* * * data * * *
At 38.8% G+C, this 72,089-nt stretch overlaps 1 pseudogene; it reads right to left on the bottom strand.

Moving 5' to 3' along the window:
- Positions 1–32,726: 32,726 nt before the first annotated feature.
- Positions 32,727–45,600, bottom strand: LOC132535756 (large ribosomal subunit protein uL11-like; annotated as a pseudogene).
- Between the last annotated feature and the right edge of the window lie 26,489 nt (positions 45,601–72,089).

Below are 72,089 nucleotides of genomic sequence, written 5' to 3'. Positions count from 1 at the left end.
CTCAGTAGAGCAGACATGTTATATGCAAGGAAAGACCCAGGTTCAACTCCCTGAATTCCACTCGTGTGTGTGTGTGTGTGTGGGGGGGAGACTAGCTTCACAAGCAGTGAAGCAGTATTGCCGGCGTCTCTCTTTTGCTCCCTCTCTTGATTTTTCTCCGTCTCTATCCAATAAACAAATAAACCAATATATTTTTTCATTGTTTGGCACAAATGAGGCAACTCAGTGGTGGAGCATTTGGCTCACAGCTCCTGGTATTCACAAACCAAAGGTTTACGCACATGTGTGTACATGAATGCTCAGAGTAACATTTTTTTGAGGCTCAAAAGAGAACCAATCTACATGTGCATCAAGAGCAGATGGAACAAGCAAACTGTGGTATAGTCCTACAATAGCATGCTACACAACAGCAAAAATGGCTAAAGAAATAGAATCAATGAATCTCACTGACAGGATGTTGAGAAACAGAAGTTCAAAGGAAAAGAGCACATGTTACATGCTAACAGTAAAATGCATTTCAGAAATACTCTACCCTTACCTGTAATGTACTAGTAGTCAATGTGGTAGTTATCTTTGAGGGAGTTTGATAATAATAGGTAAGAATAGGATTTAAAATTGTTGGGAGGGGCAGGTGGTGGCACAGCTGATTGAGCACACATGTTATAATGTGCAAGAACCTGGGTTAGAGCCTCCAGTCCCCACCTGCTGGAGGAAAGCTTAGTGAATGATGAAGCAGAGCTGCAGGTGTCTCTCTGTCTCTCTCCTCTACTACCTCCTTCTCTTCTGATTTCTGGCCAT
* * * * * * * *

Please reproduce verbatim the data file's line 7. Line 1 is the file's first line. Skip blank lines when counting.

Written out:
CTCAGTAGAGCAGACATGTTATATGCAAGGAAAGACCCAGGTTCAACTCCCTGAATTCCACTCGTGTGTGTGTGTGTGTGTGGGGGGGAGACTAGCTTCACAAGCAGTGAAGCAGTATTGCCGGCGTCTCTCTTTTGCTCCCTCTCTTGATTTTTCTCCGTCTCTATCCAATAAACAAATAAACCAATATATTTTTTCATTGTTTGGCACAAATGAGGCAACTCAGTGGTGGAGCATTTGGCTCACAGCTCCTGGTATTCACAAACCAAAGGTTTACGCACATGTGTGTACATGAATGCTCAGAGTAACATTTTTTTGAGGCTCAAAAGAGAACCAATCTACATGTGCATCAAGAGCAGATGGAACAAGCAAACTGTGGTATAGTCCTACAATAGCATGCTACACAACAGCAAAAATGGCTAAAGAAATAGAATCAATGAATCTCACTGACAGGATGTTGAGAAACAGAAGTTCAAAGGAAAAGAGCACATGTTACATGCTAACAGTAAAATGCATTTCAGAAATACTCTACCCTTACCTGTAATGTACTAGTAGTCAATGTGGTAGTTATCTTTGAGGGAGTTTGATAATAATAGGTAAGAATAGGATTTAAAATTGTTGGGAGGGGCAGGTGGTGGCACAGCTGATTGAGCACACATGTTATAATGTGCAAGAACCTGGGTTAGAGCCTCCAGTCCCCACCTGCTGGAGGAAAGCTTAGTGAATGATGAAGCAGAGCTGCAGGTGTCTCTCTGTCTCTCTCCTCTACTACCTCCTTCTCTTCTGATTTCTGGCCAT